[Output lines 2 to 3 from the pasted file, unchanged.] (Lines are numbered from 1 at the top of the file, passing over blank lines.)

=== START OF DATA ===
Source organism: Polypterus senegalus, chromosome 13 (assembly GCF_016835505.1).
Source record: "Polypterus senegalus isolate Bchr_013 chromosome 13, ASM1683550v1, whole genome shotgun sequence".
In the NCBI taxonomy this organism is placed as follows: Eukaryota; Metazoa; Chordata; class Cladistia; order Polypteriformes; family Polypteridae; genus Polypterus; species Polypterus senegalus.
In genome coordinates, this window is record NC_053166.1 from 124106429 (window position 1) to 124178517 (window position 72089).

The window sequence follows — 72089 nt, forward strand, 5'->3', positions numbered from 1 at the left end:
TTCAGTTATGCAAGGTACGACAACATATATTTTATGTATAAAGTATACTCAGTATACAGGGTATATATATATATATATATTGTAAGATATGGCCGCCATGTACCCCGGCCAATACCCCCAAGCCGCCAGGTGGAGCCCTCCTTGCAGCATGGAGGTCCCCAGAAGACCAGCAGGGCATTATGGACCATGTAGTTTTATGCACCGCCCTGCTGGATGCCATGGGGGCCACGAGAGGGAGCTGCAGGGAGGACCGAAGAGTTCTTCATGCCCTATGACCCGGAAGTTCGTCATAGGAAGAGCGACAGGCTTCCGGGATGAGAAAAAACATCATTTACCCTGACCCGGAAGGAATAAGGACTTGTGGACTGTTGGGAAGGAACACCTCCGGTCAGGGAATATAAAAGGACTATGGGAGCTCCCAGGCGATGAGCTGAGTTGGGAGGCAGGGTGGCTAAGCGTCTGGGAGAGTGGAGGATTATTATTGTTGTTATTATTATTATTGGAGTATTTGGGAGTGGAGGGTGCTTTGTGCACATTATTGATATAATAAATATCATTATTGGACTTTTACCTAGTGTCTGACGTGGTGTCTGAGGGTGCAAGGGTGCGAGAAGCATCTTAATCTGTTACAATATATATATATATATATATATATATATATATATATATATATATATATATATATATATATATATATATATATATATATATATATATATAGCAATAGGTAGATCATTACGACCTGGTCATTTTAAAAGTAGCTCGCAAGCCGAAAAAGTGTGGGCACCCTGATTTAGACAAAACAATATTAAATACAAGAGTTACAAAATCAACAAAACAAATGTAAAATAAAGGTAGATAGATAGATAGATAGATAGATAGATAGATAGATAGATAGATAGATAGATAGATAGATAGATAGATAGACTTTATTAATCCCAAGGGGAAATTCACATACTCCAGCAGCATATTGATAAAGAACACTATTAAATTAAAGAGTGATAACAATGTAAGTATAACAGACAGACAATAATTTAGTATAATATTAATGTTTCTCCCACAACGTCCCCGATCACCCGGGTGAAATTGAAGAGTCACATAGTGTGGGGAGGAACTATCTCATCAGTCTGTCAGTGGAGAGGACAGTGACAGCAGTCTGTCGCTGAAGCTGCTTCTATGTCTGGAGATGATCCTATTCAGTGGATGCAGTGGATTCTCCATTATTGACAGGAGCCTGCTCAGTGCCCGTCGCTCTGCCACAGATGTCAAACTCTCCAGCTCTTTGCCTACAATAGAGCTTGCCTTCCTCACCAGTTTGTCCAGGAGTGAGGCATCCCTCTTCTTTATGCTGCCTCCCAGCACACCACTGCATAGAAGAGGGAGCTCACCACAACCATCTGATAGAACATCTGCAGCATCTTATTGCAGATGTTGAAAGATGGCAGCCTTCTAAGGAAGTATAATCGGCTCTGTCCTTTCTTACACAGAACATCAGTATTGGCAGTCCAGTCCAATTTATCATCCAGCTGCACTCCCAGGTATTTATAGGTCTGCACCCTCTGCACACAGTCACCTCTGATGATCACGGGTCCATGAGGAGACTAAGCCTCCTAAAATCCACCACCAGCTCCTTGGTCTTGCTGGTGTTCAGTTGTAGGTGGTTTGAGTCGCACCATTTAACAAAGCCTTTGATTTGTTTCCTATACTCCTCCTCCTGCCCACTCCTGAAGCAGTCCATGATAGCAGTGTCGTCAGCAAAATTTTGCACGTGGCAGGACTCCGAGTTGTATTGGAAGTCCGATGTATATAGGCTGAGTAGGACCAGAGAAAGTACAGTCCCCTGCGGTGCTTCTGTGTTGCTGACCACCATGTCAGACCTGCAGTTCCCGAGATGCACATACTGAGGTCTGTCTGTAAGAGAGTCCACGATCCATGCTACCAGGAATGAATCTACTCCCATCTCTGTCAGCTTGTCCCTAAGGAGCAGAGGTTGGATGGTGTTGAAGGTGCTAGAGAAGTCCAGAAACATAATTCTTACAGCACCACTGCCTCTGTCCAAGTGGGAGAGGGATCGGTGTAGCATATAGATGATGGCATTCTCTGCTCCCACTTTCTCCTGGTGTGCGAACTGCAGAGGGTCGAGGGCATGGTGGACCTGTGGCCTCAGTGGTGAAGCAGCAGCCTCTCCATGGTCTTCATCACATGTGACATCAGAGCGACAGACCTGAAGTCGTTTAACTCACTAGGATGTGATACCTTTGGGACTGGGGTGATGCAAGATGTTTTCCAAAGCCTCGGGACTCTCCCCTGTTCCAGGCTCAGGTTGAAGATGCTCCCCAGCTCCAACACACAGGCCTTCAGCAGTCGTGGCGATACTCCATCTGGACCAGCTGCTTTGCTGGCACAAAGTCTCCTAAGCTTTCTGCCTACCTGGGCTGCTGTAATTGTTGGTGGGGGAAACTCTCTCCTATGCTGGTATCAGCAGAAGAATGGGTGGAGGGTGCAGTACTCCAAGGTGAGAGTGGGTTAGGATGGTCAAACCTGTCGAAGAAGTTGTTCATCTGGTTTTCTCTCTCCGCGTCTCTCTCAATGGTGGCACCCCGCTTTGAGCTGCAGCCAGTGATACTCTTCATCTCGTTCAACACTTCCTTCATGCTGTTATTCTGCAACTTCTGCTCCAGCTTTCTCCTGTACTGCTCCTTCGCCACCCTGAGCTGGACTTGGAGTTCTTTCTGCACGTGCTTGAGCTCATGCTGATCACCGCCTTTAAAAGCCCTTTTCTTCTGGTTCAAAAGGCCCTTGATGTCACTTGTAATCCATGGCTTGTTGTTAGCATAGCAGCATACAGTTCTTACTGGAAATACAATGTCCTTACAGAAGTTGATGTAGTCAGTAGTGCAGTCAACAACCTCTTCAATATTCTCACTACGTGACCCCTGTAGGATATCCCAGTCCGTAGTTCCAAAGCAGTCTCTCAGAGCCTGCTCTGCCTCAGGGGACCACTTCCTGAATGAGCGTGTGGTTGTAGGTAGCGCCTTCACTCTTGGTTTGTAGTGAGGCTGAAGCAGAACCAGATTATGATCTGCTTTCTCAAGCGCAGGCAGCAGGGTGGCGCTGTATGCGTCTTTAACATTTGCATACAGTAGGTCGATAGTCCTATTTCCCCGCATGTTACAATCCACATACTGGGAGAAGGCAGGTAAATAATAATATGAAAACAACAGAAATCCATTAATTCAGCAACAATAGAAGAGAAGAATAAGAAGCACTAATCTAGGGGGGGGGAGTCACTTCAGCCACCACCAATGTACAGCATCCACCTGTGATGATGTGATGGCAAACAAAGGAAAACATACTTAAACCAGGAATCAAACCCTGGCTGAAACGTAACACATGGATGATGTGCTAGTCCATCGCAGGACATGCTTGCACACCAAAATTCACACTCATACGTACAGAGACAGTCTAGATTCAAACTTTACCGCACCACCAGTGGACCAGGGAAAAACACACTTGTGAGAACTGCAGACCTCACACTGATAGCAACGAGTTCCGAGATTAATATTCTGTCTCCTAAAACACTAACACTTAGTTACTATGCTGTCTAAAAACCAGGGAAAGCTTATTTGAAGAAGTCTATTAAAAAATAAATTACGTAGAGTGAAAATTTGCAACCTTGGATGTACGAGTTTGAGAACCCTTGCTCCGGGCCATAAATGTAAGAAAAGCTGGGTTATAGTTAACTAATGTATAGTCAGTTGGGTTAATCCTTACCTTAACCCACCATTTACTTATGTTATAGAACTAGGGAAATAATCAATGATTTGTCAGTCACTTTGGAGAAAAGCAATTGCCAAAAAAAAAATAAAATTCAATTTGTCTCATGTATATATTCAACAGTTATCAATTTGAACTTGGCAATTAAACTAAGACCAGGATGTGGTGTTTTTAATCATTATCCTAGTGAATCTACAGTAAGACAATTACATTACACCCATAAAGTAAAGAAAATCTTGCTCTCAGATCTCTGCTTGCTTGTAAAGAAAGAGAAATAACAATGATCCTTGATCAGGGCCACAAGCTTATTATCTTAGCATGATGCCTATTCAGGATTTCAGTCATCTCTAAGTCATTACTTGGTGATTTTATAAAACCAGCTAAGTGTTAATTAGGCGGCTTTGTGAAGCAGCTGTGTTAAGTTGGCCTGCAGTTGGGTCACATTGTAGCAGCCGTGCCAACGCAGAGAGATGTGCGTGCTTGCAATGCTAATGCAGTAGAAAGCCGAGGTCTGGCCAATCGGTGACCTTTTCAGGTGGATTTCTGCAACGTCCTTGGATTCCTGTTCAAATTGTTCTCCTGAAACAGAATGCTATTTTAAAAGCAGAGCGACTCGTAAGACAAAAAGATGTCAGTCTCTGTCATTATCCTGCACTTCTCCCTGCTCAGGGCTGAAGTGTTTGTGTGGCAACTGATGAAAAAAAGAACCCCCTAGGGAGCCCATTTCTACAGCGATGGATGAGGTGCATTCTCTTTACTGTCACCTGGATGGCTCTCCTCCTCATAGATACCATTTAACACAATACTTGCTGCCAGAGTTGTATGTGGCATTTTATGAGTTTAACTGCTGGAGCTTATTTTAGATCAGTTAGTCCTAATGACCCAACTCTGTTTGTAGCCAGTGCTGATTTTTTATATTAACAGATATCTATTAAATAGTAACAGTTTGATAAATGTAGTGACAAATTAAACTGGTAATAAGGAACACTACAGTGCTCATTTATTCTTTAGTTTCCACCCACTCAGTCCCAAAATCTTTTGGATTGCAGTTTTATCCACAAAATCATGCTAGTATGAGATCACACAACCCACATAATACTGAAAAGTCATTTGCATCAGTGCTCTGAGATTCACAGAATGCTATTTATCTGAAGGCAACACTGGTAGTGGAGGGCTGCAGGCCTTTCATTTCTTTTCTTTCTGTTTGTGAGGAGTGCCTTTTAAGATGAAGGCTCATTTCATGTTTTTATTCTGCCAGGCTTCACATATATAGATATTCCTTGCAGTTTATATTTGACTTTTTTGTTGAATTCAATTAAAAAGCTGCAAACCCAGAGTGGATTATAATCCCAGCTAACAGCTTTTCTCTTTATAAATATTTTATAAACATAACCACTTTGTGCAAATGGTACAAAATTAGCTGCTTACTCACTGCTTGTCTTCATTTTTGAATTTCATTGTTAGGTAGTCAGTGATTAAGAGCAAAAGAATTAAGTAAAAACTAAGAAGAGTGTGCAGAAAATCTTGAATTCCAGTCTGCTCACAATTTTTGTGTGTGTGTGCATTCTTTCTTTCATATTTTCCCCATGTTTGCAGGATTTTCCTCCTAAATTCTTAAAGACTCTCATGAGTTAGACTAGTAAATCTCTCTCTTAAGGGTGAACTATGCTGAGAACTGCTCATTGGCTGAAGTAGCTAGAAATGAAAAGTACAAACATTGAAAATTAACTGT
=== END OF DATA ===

Source record: "Polypterus senegalus isolate Bchr_013 chromosome 13, ASM1683550v1, whole genome shotgun sequence".
In the NCBI taxonomy this organism is placed as follows: Eukaryota; Metazoa; Chordata; class Cladistia; order Polypteriformes; family Polypteridae; genus Polypterus; species Polypterus senegalus.